By Michael Reddell 30/10/2015


The media are full of stories of the Chinese government/party decision to abandon the evil one-child policy and replace it with a marginally less evil two-child policy. 

It is interesting to see the change presented by the authorities as a response to an ageing population, and I’ve seen various commentaries over the last few years suggesting that this easing could make a difference to the economic prospects of China, even perhaps only over the shorter-term as some couples took advantage of the slightly less repressive regime.

As a rank outsider, I’ve been more than a little sceptical since I started paying attention a few years ago to birth rates in the rest of Asia, and especially in the wealthier bits of Asia, to which China has been making some progress in converging.  As far as I know, in none of these countries have there been direct attempts by governments to suppress, by regulation, the birth rates (indeed, Singapore has been actively trying to encourage a higher birth rate).

Here is the time series (from the World Bank database) for China, Japan, and the four other predominantly ethnic Chinese countries/territories (Taiwan, Singapore, Hong Kong and Macao).

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And here, from the CIA Factbook are the countries/territories with the lowest total fertility rates in the world, plus China and Thailand.  (The levels are slightly different in the two different sources –  the CIA numbers are 2015 estimates –  but the broad picture is the same).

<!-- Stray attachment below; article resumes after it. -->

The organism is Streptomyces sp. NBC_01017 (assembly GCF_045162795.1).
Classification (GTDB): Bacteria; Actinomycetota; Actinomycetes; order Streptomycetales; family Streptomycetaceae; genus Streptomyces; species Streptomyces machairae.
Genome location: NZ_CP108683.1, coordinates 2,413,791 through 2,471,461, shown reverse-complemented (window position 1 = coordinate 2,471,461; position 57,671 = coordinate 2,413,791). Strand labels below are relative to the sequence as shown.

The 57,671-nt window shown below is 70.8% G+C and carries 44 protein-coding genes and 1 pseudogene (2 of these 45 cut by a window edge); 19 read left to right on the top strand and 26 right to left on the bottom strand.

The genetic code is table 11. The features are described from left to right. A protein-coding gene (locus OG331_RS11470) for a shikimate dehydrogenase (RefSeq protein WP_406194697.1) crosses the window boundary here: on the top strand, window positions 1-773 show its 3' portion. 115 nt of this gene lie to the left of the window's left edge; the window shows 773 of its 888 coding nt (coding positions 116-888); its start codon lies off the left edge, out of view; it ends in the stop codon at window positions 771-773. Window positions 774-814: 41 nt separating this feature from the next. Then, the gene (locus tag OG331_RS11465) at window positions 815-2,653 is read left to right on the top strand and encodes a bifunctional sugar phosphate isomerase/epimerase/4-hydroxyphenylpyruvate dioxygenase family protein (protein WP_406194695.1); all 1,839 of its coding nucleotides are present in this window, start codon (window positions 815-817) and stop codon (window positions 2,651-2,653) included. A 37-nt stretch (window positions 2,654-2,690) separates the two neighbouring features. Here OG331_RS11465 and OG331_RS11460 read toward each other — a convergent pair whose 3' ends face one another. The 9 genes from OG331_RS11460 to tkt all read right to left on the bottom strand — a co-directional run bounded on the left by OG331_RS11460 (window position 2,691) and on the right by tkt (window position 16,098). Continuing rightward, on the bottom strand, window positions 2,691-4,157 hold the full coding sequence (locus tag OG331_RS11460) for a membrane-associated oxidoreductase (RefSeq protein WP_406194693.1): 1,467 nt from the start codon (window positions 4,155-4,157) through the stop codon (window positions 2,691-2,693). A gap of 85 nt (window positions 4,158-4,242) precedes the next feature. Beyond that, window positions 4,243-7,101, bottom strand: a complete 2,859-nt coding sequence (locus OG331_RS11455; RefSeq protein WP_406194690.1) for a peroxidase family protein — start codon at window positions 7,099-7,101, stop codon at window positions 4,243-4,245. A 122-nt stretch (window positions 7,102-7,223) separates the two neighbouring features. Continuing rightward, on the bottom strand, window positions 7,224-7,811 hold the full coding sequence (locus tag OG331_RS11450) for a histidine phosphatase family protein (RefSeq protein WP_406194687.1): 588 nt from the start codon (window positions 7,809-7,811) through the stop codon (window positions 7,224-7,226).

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The countries with the greatest cultural similarity to China have the lowest fertility rates in the entire world –  only around one child per woman.  The other advanced Asian economies (Japan and Korea) are only a little higher, and one of the other emerging middle income Asian countries (Thailand) already has a TFR below that of China (although, on the other hand, Malaysia’s is higher).

Perhaps the policy change will materially boost China’s birth rate, but it would really stand out relative to the rest of advanced and emerging Asia if that were to happen.